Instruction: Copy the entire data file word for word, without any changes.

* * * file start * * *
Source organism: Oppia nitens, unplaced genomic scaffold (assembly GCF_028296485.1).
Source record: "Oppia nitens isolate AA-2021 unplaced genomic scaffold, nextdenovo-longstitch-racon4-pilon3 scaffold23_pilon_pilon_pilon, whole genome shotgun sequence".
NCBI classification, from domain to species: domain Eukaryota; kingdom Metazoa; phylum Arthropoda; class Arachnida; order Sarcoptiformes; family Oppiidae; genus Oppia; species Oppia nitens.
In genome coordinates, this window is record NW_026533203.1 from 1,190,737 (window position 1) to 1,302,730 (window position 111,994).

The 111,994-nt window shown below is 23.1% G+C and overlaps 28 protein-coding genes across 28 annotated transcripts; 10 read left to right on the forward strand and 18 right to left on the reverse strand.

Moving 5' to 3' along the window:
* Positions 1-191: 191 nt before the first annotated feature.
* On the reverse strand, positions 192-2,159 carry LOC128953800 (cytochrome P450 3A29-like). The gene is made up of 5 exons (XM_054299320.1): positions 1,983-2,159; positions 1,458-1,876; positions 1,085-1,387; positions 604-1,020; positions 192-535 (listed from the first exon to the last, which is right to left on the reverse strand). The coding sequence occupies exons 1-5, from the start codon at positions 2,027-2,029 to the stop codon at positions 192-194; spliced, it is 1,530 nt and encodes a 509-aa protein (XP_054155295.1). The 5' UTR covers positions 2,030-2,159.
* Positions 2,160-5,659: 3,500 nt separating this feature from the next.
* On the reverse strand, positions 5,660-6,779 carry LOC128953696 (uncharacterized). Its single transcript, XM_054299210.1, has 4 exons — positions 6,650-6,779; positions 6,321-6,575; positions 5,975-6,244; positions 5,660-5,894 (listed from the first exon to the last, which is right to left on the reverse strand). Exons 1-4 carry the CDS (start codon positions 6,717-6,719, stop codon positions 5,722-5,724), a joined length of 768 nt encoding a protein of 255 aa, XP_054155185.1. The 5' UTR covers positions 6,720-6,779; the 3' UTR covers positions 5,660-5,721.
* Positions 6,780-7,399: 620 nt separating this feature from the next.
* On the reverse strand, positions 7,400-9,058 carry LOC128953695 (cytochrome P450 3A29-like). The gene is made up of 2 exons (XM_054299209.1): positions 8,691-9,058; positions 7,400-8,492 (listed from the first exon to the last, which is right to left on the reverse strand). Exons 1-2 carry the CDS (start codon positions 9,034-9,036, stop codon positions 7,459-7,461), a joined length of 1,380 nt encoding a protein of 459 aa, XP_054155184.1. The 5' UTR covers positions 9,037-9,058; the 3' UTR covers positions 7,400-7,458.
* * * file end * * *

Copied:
Source organism: Oppia nitens, unplaced genomic scaffold (assembly GCF_028296485.1).
Source record: "Oppia nitens isolate AA-2021 unplaced genomic scaffold, nextdenovo-longstitch-racon4-pilon3 scaffold23_pilon_pilon_pilon, whole genome shotgun sequence".
NCBI classification, from domain to species: domain Eukaryota; kingdom Metazoa; phylum Arthropoda; class Arachnida; order Sarcoptiformes; family Oppiidae; genus Oppia; species Oppia nitens.
In genome coordinates, this window is record NW_026533203.1 from 1,190,737 (window position 1) to 1,302,730 (window position 111,994).

The 111,994-nt window shown below is 23.1% G+C and overlaps 28 protein-coding genes across 28 annotated transcripts; 10 read left to right on the forward strand and 18 right to left on the reverse strand.

Moving 5' to 3' along the window:
* Positions 1-191: 191 nt before the first annotated feature.
* On the reverse strand, positions 192-2,159 carry LOC128953800 (cytochrome P450 3A29-like). The gene is made up of 5 exons (XM_054299320.1): positions 1,983-2,159; positions 1,458-1,876; positions 1,085-1,387; positions 604-1,020; positions 192-535 (listed from the first exon to the last, which is right to left on the reverse strand). The coding sequence occupies exons 1-5, from the start codon at positions 2,027-2,029 to the stop codon at positions 192-194; spliced, it is 1,530 nt and encodes a 509-aa protein (XP_054155295.1). The 5' UTR covers positions 2,030-2,159.
* Positions 2,160-5,659: 3,500 nt separating this feature from the next.
* On the reverse strand, positions 5,660-6,779 carry LOC128953696 (uncharacterized). Its single transcript, XM_054299210.1, has 4 exons — positions 6,650-6,779; positions 6,321-6,575; positions 5,975-6,244; positions 5,660-5,894 (listed from the first exon to the last, which is right to left on the reverse strand). Exons 1-4 carry the CDS (start codon positions 6,717-6,719, stop codon positions 5,722-5,724), a joined length of 768 nt encoding a protein of 255 aa, XP_054155185.1. The 5' UTR covers positions 6,720-6,779; the 3' UTR covers positions 5,660-5,721.
* Positions 6,780-7,399: 620 nt separating this feature from the next.
* On the reverse strand, positions 7,400-9,058 carry LOC128953695 (cytochrome P450 3A29-like). The gene is made up of 2 exons (XM_054299209.1): positions 8,691-9,058; positions 7,400-8,492 (listed from the first exon to the last, which is right to left on the reverse strand). Exons 1-2 carry the CDS (start codon positions 9,034-9,036, stop codon positions 7,459-7,461), a joined length of 1,380 nt encoding a protein of 459 aa, XP_054155184.1. The 5' UTR covers positions 9,037-9,058; the 3' UTR covers positions 7,400-7,458.